Jelisaveta Blagojević, Faculty of Media and Communications, Belgrade, Serbia
Ray Brassier, Associate Professor of Philosophy, American University of Beirut, Lebanon
G. Anthony Bruno, Alexander von Humboldt Postdoctoral Research Fellow, Department of Philosophy, University of Bonn, Germany
Judith Butler, Department of Comparative Literature, University of California, Berkeley, USA
Ankica Čakardić, Assistant Professor, Faculty for Humanities and Social Sciences, Zagreb, Croatia
Samir Chopra, Professor of Philosophy, Graduate Center and Brooklyn College of the City University of New York, USA
Sharyn Clough, Associate Professor of Philosophy, Oregon State University, Corvallis, OR, USA
Simon Critchley, Hans Jonas Professor, The New School for Social Research, USA
Andrew Culp, Visiting Assistant Professor of Rhetoric, Whitman College, Walla Walla, WA, USA
Marina Cvetkovska, Post-Doctoral Research Fellow in Molecular Biology, University of Western Ontario, Canada
Vedrana Cvetkovska, Post-Doctoral Research Fellow in Neuroscience, University of British Columbia, Canada
Anna Cychnerska, University of Torunj, Poland
Jodi Dean, Professor of Political Science, Hobart and William Smith Colleges, Geneva, NY, USA
Tom Digby Professor of Philosophy, Springfield College, Springfield, Massachusetts, USA
Andrew Dilts Assistant Professor of Political Science, Loyola Marymount University, Los Angeles, CA, USA
Matt Drabek, Content Specialist, ACT Inc., Iowa City, IA, USA
Alex Dubilet, Department of Rhetoric and Program for Religious Studies, University of California, Berkeley, USA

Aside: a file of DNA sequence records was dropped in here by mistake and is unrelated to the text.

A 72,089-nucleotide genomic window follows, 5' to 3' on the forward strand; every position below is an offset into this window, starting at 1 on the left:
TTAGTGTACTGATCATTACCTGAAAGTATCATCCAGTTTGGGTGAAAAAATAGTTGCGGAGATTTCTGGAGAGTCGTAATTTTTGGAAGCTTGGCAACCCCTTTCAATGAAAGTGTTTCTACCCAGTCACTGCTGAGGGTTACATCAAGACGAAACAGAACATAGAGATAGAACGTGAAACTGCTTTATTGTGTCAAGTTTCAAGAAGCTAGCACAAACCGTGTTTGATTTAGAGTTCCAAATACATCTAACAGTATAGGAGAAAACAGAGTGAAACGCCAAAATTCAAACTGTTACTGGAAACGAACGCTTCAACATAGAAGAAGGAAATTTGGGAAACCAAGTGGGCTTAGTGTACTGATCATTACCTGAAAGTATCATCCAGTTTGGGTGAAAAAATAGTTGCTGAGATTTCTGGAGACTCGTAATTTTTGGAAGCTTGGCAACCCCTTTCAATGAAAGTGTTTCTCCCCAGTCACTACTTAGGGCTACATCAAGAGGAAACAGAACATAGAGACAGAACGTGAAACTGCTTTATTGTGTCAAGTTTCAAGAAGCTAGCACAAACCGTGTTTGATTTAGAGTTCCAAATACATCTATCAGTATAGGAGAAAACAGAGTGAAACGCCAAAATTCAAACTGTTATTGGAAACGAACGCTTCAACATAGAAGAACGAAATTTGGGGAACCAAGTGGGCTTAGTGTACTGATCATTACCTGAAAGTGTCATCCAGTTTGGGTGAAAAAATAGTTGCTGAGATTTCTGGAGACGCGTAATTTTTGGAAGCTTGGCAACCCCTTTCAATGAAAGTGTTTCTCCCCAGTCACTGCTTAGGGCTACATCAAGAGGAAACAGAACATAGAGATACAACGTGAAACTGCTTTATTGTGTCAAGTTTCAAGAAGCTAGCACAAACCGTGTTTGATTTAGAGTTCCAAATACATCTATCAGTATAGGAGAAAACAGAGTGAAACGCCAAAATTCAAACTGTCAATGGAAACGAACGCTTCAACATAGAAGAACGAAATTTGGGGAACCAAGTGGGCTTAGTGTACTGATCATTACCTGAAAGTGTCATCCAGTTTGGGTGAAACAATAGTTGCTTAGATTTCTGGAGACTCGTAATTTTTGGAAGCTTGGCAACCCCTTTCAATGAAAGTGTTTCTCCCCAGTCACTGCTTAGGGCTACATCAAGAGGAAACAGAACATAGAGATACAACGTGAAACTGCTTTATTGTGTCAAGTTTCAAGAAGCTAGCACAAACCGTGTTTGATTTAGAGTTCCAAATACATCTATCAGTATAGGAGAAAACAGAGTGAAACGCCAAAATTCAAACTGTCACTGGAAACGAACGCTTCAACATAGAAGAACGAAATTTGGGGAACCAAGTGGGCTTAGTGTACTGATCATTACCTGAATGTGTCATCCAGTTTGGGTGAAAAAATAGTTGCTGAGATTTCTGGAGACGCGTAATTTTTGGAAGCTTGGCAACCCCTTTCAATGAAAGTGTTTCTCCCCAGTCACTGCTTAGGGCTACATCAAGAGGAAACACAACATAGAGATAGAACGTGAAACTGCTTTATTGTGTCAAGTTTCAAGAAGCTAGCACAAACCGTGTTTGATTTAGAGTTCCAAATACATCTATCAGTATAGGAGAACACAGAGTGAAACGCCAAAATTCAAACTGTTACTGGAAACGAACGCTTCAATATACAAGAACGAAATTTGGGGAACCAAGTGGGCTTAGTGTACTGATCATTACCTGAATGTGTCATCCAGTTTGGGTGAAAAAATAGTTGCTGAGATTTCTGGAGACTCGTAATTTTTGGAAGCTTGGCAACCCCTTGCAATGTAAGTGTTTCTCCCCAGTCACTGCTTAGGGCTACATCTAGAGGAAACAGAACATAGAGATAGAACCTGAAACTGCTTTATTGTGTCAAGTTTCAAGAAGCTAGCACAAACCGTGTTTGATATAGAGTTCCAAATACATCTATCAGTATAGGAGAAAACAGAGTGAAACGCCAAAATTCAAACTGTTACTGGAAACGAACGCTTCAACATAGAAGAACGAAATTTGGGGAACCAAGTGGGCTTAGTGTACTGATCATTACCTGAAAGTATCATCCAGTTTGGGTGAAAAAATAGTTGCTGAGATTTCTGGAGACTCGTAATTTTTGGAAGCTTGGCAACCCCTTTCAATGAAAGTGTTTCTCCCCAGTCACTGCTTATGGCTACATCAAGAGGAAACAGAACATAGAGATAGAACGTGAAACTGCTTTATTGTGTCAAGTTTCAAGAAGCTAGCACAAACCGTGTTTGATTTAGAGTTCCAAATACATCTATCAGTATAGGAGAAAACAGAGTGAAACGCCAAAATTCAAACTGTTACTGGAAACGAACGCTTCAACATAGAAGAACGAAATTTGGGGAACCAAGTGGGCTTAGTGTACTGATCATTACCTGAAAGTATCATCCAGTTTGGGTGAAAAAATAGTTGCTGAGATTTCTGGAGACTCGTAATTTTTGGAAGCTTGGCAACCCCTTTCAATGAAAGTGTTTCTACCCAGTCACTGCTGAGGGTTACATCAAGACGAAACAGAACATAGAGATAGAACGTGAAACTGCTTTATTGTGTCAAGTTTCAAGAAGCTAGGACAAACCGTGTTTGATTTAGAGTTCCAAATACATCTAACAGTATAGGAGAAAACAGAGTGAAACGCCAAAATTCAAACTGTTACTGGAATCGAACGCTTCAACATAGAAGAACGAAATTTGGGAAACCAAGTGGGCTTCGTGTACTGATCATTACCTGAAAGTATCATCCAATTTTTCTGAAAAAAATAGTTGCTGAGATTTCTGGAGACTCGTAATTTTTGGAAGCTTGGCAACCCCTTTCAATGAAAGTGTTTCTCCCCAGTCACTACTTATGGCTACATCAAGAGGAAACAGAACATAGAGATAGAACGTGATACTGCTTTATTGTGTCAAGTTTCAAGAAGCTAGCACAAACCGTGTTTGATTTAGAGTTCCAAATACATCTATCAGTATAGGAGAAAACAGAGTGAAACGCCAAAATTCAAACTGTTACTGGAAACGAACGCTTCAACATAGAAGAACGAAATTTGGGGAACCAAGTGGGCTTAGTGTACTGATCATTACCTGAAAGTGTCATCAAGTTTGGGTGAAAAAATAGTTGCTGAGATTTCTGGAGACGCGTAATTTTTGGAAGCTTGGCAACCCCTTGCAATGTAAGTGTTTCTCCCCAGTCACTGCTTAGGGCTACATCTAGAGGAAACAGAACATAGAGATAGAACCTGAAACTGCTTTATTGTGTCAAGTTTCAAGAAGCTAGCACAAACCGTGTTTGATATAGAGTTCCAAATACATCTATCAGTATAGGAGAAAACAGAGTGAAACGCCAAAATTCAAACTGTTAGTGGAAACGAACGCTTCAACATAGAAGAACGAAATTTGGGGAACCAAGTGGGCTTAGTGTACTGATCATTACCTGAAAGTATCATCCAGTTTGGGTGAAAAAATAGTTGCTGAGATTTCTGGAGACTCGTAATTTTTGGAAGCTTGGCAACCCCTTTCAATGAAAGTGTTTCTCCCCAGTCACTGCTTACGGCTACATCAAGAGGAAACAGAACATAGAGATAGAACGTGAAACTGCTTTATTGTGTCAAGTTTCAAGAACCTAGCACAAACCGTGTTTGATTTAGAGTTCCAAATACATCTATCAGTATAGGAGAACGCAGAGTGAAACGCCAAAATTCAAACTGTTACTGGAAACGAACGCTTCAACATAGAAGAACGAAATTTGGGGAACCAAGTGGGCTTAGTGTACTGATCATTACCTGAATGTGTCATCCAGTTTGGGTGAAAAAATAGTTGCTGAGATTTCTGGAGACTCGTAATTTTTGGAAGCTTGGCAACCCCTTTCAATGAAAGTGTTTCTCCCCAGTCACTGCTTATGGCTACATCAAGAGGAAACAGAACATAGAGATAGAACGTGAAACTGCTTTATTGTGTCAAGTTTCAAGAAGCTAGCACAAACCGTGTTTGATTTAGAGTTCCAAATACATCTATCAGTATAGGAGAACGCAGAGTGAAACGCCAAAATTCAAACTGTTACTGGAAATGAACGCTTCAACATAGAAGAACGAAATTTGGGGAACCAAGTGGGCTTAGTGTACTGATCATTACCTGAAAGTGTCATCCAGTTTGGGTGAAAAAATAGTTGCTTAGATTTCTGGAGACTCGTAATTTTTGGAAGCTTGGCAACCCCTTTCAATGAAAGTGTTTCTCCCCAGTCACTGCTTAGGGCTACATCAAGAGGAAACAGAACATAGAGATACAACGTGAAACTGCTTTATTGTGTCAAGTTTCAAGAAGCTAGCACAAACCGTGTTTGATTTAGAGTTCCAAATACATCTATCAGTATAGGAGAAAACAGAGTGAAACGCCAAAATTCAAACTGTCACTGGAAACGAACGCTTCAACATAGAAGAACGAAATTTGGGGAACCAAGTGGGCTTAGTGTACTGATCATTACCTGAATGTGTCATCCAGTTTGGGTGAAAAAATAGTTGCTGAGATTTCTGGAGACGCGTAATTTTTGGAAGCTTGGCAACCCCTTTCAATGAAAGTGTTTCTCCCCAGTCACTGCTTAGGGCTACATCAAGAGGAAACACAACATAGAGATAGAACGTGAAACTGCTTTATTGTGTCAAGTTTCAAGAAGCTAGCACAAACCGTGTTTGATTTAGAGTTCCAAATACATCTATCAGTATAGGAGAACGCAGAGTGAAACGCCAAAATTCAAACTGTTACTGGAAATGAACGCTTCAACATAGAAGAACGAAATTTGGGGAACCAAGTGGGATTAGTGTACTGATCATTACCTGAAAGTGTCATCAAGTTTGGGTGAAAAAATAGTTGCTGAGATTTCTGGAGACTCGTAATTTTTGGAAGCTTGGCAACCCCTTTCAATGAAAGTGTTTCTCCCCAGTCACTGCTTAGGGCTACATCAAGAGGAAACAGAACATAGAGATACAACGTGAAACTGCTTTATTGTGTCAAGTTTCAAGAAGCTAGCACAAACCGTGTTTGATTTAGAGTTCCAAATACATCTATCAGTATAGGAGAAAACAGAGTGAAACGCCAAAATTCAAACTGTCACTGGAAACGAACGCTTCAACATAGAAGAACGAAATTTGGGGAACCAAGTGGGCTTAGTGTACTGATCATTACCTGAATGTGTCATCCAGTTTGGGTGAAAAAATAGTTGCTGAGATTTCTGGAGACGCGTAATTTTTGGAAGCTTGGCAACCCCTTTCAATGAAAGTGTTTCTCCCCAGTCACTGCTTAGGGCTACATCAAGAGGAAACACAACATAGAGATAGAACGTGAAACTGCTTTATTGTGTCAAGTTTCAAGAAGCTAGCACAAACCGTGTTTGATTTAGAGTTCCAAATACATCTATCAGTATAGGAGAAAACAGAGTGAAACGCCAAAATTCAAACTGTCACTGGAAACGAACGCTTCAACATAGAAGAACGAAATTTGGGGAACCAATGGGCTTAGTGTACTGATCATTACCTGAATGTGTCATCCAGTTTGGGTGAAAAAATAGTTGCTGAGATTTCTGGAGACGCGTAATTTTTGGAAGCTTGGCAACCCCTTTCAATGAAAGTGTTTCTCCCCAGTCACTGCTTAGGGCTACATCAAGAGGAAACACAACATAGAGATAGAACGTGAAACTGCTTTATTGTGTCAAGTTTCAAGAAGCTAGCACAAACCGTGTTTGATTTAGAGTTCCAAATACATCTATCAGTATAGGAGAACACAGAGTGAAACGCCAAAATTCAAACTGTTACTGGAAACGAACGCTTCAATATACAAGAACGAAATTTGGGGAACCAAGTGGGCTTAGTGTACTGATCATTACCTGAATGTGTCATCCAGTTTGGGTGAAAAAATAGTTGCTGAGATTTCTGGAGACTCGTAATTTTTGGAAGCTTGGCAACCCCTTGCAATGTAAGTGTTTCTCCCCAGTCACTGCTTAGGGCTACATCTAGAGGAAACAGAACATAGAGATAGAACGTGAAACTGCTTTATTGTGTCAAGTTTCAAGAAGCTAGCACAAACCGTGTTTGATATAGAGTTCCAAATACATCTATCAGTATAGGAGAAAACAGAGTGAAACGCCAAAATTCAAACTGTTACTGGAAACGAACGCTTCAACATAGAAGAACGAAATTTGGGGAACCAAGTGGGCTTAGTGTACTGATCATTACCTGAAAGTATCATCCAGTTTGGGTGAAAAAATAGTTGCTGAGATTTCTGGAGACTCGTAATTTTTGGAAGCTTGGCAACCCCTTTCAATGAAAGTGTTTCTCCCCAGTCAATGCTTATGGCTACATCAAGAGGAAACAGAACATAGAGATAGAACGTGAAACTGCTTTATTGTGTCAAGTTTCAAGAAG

Hajdi Elzeser, Lecturer at the Hochschule für Musik, Detmold, Germany
Andrea Feeser, Professor, Modern and Contemporary Art History, Theory, and Criticism, Clemson University, USA
Matthias Fritsch, Professor of Philosophy, Concordia University, Montreal, Canada
Johan Galtung, University of Oslo, Norway
Armando Gnisci, European Academy, London, UK
Christopher Grau, Associate Professor of Philosophy, Clemson University, USA
James Griffith, Ph.D., Department of Philosophy, DePaul University, Chicago, IL, USA
Andrej Grubacic, Anthropology and Social Change Department, California Institute of Integral Studies, USA
Peter Hallward, Professor of Modern European Philosophy, Kingston University, UK
Srećko Horvat, Independent Scholar, Croatia
Gordon Hull, Associate Professor of Philosophy and Public Policy, University of North Carolina, Charlotte, USA
Miroslav Izdimirski, Institute of Balkan Studies with Center of Thracology, Bulgarian Academy of Sciences
Igor Janev, Institute of Political Studies, Belgrade, Serbia
Leigh M. Johnson, Department of Religion and Philosophy, Christian Brothers University, USA
Jonathan Kaplan, Associate Professor of Philosophy, Oregon State University, Corvallis, OR, USA
Edward Kazarian, Department of Philosophy and Religion Studies, Rowan University, USA
Gal Kirn, Humboldt Research Fellow, Humboldt-Universität zu Berlin, Germany
Mark Lance, Professor of Philosophy and Justice and Peace, Georgetown University, USA
Jo Littler, Senior Lecturer in Culture and Cultural Industries, City University London, UK
Cathrine Malabou, Professor Of Modern European Philosophy, Kingston University, UK